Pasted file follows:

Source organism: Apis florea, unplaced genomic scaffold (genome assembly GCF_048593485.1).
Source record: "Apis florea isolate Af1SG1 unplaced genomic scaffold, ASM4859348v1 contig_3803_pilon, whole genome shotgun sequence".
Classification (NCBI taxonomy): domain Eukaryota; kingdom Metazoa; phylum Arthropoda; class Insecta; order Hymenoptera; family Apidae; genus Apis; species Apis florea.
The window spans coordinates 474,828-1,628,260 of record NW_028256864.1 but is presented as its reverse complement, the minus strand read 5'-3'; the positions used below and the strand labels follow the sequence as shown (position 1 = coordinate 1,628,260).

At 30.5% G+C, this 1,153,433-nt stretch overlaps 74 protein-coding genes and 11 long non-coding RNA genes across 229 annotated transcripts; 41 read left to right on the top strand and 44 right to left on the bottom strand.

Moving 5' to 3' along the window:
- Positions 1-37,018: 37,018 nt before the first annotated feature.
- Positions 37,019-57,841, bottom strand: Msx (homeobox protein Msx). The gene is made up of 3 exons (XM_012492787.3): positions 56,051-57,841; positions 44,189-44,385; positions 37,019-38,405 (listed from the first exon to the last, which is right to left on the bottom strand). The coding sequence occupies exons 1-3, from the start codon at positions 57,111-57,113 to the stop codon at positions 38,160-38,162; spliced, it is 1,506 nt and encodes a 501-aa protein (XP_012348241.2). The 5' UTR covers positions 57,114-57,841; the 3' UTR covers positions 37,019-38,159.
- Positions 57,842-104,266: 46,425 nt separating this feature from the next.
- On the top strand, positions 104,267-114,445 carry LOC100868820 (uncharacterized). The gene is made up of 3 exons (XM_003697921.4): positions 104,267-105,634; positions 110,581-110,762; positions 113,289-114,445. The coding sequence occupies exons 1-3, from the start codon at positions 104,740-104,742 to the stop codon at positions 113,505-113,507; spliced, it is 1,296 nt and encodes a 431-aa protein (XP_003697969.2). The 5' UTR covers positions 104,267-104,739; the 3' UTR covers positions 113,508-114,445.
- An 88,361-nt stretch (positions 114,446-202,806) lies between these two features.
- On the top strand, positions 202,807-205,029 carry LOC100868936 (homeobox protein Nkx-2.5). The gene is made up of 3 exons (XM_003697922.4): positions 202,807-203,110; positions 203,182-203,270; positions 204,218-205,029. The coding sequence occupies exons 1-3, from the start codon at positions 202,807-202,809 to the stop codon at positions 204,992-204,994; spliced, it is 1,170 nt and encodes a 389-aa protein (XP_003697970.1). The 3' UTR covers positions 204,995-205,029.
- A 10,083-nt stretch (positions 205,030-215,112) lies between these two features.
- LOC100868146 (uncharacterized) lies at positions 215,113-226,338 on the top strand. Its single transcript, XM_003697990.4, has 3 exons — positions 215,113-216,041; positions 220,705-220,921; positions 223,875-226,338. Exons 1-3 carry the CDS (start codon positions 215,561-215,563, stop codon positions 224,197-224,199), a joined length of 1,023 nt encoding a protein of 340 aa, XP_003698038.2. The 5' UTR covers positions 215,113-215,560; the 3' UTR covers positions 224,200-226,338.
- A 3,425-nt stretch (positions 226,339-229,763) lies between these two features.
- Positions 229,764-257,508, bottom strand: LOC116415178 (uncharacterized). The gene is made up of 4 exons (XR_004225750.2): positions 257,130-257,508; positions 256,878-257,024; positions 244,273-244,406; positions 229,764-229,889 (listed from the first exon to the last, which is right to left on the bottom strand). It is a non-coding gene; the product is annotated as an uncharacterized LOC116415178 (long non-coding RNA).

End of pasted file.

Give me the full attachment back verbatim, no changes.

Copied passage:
Source organism: Apis florea, unplaced genomic scaffold (genome assembly GCF_048593485.1).
Source record: "Apis florea isolate Af1SG1 unplaced genomic scaffold, ASM4859348v1 contig_3803_pilon, whole genome shotgun sequence".
Classification (NCBI taxonomy): domain Eukaryota; kingdom Metazoa; phylum Arthropoda; class Insecta; order Hymenoptera; family Apidae; genus Apis; species Apis florea.
The window spans coordinates 474,828-1,628,260 of record NW_028256864.1 but is presented as its reverse complement, the minus strand read 5'-3'; the positions used below and the strand labels follow the sequence as shown (position 1 = coordinate 1,628,260).

At 30.5% G+C, this 1,153,433-nt stretch overlaps 74 protein-coding genes and 11 long non-coding RNA genes across 229 annotated transcripts; 41 read left to right on the top strand and 44 right to left on the bottom strand.

Moving 5' to 3' along the window:
- Positions 1-37,018: 37,018 nt before the first annotated feature.
- Positions 37,019-57,841, bottom strand: Msx (homeobox protein Msx). The gene is made up of 3 exons (XM_012492787.3): positions 56,051-57,841; positions 44,189-44,385; positions 37,019-38,405 (listed from the first exon to the last, which is right to left on the bottom strand). The coding sequence occupies exons 1-3, from the start codon at positions 57,111-57,113 to the stop codon at positions 38,160-38,162; spliced, it is 1,506 nt and encodes a 501-aa protein (XP_012348241.2). The 5' UTR covers positions 57,114-57,841; the 3' UTR covers positions 37,019-38,159.
- Positions 57,842-104,266: 46,425 nt separating this feature from the next.
- On the top strand, positions 104,267-114,445 carry LOC100868820 (uncharacterized). The gene is made up of 3 exons (XM_003697921.4): positions 104,267-105,634; positions 110,581-110,762; positions 113,289-114,445. The coding sequence occupies exons 1-3, from the start codon at positions 104,740-104,742 to the stop codon at positions 113,505-113,507; spliced, it is 1,296 nt and encodes a 431-aa protein (XP_003697969.2). The 5' UTR covers positions 104,267-104,739; the 3' UTR covers positions 113,508-114,445.
- An 88,361-nt stretch (positions 114,446-202,806) lies between these two features.
- On the top strand, positions 202,807-205,029 carry LOC100868936 (homeobox protein Nkx-2.5). The gene is made up of 3 exons (XM_003697922.4): positions 202,807-203,110; positions 203,182-203,270; positions 204,218-205,029. The coding sequence occupies exons 1-3, from the start codon at positions 202,807-202,809 to the stop codon at positions 204,992-204,994; spliced, it is 1,170 nt and encodes a 389-aa protein (XP_003697970.1). The 3' UTR covers positions 204,995-205,029.
- A 10,083-nt stretch (positions 205,030-215,112) lies between these two features.
- LOC100868146 (uncharacterized) lies at positions 215,113-226,338 on the top strand. Its single transcript, XM_003697990.4, has 3 exons — positions 215,113-216,041; positions 220,705-220,921; positions 223,875-226,338. Exons 1-3 carry the CDS (start codon positions 215,561-215,563, stop codon positions 224,197-224,199), a joined length of 1,023 nt encoding a protein of 340 aa, XP_003698038.2. The 5' UTR covers positions 215,113-215,560; the 3' UTR covers positions 224,200-226,338.
- A 3,425-nt stretch (positions 226,339-229,763) lies between these two features.
- Positions 229,764-257,508, bottom strand: LOC116415178 (uncharacterized). The gene is made up of 4 exons (XR_004225750.2): positions 257,130-257,508; positions 256,878-257,024; positions 244,273-244,406; positions 229,764-229,889 (listed from the first exon to the last, which is right to left on the bottom strand). It is a non-coding gene; the product is annotated as an uncharacterized LOC116415178 (long non-coding RNA).